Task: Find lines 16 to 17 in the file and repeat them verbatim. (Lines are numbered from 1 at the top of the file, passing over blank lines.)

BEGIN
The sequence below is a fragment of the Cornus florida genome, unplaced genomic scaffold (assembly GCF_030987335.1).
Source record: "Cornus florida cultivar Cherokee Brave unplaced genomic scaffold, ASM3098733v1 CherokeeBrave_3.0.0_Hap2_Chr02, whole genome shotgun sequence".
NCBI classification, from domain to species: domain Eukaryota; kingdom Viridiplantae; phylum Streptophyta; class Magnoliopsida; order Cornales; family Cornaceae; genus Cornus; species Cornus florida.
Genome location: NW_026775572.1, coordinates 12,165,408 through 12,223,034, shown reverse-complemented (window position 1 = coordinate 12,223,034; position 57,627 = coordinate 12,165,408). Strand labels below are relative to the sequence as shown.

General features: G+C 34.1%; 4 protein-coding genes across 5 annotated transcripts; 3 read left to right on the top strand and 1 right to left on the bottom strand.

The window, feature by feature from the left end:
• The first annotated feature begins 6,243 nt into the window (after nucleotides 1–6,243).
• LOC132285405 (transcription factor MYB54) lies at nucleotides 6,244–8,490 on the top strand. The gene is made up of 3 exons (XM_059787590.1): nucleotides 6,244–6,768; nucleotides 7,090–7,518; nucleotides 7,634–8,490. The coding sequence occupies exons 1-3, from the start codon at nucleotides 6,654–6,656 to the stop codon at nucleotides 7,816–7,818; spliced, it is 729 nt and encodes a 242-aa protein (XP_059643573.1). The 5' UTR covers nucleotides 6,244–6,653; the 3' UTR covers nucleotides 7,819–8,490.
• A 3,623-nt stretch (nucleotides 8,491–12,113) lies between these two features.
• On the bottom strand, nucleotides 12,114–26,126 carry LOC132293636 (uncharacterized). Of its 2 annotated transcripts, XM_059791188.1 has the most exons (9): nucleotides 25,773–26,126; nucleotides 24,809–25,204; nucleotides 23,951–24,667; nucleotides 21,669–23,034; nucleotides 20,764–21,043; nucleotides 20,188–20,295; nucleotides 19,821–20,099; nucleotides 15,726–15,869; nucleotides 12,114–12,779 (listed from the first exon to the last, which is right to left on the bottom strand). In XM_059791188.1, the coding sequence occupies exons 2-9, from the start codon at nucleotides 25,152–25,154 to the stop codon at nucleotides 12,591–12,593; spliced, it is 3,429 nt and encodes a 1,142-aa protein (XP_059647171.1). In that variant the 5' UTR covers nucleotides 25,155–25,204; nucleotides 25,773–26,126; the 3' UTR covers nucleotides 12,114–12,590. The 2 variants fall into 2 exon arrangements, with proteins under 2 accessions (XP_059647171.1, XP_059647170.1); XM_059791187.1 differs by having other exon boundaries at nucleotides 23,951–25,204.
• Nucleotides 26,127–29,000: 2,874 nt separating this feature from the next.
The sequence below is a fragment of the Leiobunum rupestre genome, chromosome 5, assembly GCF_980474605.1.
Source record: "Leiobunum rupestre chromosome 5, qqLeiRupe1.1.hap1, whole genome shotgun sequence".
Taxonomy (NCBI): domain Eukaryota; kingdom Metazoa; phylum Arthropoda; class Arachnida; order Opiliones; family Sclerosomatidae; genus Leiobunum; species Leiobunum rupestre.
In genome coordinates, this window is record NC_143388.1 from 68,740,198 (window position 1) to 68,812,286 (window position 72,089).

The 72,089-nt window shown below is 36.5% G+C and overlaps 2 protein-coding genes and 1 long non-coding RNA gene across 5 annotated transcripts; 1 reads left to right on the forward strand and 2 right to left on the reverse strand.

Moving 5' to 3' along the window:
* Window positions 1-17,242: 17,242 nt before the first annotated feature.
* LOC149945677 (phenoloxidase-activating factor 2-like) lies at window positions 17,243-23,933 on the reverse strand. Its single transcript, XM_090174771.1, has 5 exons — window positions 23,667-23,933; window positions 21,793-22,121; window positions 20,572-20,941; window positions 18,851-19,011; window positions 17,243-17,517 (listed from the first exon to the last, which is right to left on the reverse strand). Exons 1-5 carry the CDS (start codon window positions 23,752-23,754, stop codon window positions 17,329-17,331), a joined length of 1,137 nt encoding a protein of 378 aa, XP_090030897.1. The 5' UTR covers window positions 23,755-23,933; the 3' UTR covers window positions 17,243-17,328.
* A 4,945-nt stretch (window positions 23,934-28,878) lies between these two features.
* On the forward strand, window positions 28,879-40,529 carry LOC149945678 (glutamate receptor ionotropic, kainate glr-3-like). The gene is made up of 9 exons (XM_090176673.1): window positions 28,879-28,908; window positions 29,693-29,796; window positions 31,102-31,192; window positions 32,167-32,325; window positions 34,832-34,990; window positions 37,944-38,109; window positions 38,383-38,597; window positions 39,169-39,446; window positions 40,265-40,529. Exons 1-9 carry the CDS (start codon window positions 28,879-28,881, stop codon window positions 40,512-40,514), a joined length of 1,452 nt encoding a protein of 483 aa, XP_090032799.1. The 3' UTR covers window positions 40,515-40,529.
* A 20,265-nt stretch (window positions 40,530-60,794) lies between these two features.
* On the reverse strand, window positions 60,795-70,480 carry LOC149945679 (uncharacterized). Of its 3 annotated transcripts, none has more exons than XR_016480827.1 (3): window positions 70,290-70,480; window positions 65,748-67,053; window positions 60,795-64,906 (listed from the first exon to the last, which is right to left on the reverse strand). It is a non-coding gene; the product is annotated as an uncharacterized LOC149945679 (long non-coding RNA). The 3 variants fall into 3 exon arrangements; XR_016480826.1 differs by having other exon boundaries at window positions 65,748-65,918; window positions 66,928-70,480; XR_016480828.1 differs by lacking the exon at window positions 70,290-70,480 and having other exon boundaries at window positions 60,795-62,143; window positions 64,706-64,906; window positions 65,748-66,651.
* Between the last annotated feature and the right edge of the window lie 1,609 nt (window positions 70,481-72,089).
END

The 72,089-nt window shown below is 36.5% G+C and overlaps 2 protein-coding genes and 1 long non-coding RNA gene across 5 annotated transcripts; 1 reads left to right on the forward strand and 2 right to left on the reverse strand.

Moving 5' to 3' along the window: